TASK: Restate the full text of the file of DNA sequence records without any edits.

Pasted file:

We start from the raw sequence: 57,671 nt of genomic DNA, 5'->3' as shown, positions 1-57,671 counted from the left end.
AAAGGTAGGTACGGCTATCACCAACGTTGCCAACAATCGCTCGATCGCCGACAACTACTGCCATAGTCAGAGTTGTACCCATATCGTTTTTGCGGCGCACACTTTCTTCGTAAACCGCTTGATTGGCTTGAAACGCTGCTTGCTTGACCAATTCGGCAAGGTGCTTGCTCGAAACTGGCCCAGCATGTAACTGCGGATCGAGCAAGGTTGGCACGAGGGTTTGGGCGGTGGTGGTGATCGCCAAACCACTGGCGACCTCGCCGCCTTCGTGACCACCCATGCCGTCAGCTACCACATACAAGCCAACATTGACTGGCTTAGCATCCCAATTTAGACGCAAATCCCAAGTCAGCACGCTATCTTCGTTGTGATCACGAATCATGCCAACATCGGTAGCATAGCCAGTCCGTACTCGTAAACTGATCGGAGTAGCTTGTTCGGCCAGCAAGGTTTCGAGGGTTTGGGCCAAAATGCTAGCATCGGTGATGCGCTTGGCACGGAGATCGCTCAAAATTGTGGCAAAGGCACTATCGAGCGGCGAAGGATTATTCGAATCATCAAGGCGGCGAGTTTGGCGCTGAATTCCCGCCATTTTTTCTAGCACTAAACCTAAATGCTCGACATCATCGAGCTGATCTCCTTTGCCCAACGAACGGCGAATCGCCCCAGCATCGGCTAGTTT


We start from the raw sequence: 57,671 nt of genomic DNA, 5'->3' as shown, positions 1-57,671 counted from the left end.
AAAGGTAGGTACGGCTATCACCAACGTTGCCAACAATCGCTCGATCGCCGACAACTACTGCCATAGTCAGAGTTGTACCCATATCGTTTTTGCGGCGCACACTTTCTTCGTAAACCGCTTGATTGGCTTGAAACGCTGCTTGCTTGACCAATTCGGCAAGGTGCTTGCTCGAAACTGGCCCAGCATGTAACTGCGGATCGAGCAAGGTTGGCACGAGGGTTTGGGCGGTGGTGGTGATCGCCAAACCACTGGCGACCTCGCCGCCTTCGTGACCACCCATGCCGTCAGCTACCACATACAAGCCAACATTGACTGGCTTAGCATCCCAATTTAGACGCAAATCCCAAGTCAGCACGCTATCTTCGTTGTGATCACGAATCATGCCAACATCGGTAGCATAGCCAGTCCGTACTCGTAAACTGATCGGAGTAGCTTGTTCGGCCAGCAAGGTTTCGAGGGTTTGGGCCAAAATGCTAGCATCGGTGATGCGCTTGGCACGGAGATCGCTCAAAATTGTGGCAAAGGCACTATCGAGCGGCGAAGGATTATTCGAATCATCAAGGCGGCGAGTTTGGCGCTGAATTCCCGCCATTTTTTCTAGCACTAAACCTAAATGCTCGACATCATCGAGCTGATCTCCTTTGCCCAACGAACGGCGAATCGCCCCAGCATCGGCTAGTTT